if the dominant eigenvalue X of the coefficient matrix

0 1 - jXp 1 - ¡J, a is less than 1 in magnitude. (By the dominant eigenvalue A. we mean the eigenvalue of largest magnitude, which turns out to be positive by the Perron-Frobenius theorem [23,32, 68].) On the other hand, if A > 1 then (nonzero, nonnegative) solutions grow exponentially without bound. It turns out X > 1 if and only if R0 > 1 where

Ro = b lia is the net reproductive number [32,34]. It is also true that X < 1 if and only if Rq < 1.

In the case of nonextinction (as is typically observed under standard laboratory conditions), the linear Leslie model (2.1) cannot, of course, predict the long-term (asymptotic) dynamics of flour beetle populations. In order to do that, the model must include the controlling mechanism of cannibalism. Although not biologically complete, an approximation to a particular cannibalistic interaction can be described as follows. Consider the cannibalism of eggs by adults. It has been documented by laboratory experiment that the probability of a contact between an individual adult and an egg, during a fixed time interval, is inversely proportional the habitat volume V [29] . If we assume that during a small interval of time A t this probability is (approximately) proportional to At (and that upon such a contact there is a fixed probability that the egg is eaten), then the probability an egg will survive being eaten by one adult during At time units is approximately 1 - ^At. The probability it will survive 2 At units of time is approximately the product

and so on. The probability it will survive a full unit of time is approximately

Under the assumption that encounters between the egg and other adults are independent events, the survival probability of one egg over one unit of time in the presence of two adults is approximately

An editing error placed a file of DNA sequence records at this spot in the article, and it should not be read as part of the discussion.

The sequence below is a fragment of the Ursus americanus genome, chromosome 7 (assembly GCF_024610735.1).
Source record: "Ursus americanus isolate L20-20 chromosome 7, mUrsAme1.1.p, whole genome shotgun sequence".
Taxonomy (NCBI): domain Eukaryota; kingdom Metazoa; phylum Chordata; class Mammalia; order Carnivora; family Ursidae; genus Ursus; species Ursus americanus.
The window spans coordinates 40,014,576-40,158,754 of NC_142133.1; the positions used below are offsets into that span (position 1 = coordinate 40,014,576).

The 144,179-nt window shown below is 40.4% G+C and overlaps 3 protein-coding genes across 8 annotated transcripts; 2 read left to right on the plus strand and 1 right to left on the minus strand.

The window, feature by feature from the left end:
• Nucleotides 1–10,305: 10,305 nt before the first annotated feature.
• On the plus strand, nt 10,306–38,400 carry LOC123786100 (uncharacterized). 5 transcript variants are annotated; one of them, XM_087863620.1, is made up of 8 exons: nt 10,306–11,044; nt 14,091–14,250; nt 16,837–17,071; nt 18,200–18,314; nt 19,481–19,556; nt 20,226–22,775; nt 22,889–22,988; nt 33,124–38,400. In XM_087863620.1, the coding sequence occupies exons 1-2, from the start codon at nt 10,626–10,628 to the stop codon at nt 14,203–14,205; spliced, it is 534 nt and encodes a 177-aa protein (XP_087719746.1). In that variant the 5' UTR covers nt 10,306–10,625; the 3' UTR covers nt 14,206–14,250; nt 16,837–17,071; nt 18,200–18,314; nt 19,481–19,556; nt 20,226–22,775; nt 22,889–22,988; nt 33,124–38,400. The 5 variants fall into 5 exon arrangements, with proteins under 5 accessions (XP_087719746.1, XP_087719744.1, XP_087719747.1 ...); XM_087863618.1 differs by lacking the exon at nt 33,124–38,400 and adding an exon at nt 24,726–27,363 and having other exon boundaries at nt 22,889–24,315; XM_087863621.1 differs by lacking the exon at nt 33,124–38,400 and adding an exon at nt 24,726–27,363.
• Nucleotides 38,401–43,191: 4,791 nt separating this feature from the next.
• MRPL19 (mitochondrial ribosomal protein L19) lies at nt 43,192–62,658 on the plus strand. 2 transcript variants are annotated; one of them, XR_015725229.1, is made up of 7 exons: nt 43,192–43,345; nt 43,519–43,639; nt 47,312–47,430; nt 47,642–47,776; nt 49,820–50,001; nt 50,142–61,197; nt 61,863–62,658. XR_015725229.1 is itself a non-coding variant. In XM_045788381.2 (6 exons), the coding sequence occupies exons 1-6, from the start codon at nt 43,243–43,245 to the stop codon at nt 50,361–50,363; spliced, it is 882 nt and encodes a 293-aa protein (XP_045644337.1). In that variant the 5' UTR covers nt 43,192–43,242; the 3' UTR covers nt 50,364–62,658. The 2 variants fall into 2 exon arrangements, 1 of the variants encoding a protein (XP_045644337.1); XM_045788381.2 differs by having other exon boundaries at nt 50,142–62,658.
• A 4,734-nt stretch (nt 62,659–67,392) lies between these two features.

In the presence of At adults the probability that an egg survives adult cannibalism is approximately

A,/At which, as Af 0, approaches the exponential expi-^f-Â,). Thus, in our model we take the probability that an egg is not eaten in the presence of At adults to be this exponential term. We refer to the ratio ct,a/ V as the coefficient of adult cannibalism on eggs (in a habitat of volume V). In a unit of volume V the adult cannibalism coefficient is cea.

Similar exponential terms describe the probabilities of surviving cannibalism that occurs among the other life-cycle stages. The dominant cannibalistic interactions in populations of T. castaneum are egg cannibalism by larvae and adult and pupa cannibalism by adults [128]. Introducing these survival probabilities into the linear Leslie model (2.1) we obtain the nonlinear matrix model



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